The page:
Goodbye, Glenn Lewis Frey
I am a quite a music nerd. My tastes and interests cross several genres and artists, but my first real fandom started with The Eagles. I was just learning to play guitar, and just about every song that got airplay by them I was aching to learn. While just about every other budding guitarist wanted to throw down on “Stairway to Heaven”, I was all about “Hotel California.” And if you talk about the Eagles, it starts with the late Glenn Lewis Frey.
Sadly, I never got to meet him in person. I was fortunate enough to see the Eagles perform in Lake Tahoe under the stars in 2005. And it was awesome. One thing I noticed almost immediately was Glenn Frey’s exuberance during the whole show. Don Henly was spot on but SO SERIOUS about it. Joe Walsh was crazy and frenetic, but he seemed a little edgy. He had given up drinking a couple of years ago so that might have explained his mood. Tim Smith played well and just seemed glad to be there. But not Mr. Frey. He was dancing around and putting his full self into every song, whether he was featured or just playing his part in the background. He was caught up in the pure joy of great music, and that energy seemed to glow from his face.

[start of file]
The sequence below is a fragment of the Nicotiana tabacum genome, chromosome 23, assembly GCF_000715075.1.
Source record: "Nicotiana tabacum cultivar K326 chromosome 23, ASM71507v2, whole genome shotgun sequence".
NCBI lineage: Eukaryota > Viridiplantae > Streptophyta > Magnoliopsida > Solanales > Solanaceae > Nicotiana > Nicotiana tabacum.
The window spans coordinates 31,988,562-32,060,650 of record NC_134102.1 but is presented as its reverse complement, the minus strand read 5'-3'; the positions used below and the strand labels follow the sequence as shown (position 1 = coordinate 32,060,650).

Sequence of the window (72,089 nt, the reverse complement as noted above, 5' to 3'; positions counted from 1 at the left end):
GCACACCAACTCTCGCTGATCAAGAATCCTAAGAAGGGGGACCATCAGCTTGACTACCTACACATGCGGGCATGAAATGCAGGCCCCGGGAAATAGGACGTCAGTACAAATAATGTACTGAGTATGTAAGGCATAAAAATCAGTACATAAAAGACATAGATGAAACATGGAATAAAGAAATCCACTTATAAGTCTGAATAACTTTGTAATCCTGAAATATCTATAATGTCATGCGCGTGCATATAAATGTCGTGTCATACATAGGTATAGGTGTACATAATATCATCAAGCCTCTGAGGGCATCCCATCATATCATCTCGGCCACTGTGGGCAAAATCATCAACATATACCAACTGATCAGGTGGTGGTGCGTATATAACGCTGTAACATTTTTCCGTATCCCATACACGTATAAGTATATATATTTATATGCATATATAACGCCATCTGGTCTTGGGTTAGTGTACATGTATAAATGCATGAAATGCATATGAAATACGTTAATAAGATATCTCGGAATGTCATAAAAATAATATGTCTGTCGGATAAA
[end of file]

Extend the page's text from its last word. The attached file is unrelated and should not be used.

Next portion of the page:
Over the years, both with the Eagles and his solo projects, Glenn Frey made you feel a song. “Peaceful Easy Feeling” was one that exemplified that. His vocals brought you there, to that emotional place. The contrasting “Heartache Tonight”, with a grittier sound but still musically solid, also brought the situation to a personal level. Genre didn’t hold him back either. “You Belong To The City” was a new sound, yet Glenn painted the picture all the same.
Glenn Frey also had a hand in the lyrics of many of the Eagles biggest hits as well, and I remember the feeling I got the first time I heard the words “Your prison is walking through this world all alone” in “Desperado.” It may sound trite, but that sentence was a life changer for me. Things seemed pretty dark and bleak at that point in my life, but hearing that made me realize no one could get me out of there but me. I had imprisoned myself.
It is sad that Glenn Frey is gone. So many musicians credit either him directly or the Eagles for getting them where they are, across several styles of music. The Eagles influenced me to try my hand, and I made a few bucks playing and singing. Nothing major, mind you, but even that small bit would not have happened without the Eagles. And the Eagles would not have happened without Glenn Frey. So thank you, Glenn, for helping a very awkward kid find his way in the world. And so many millions of others as well. To paraphrase, there is a hole in the world now that you are gone.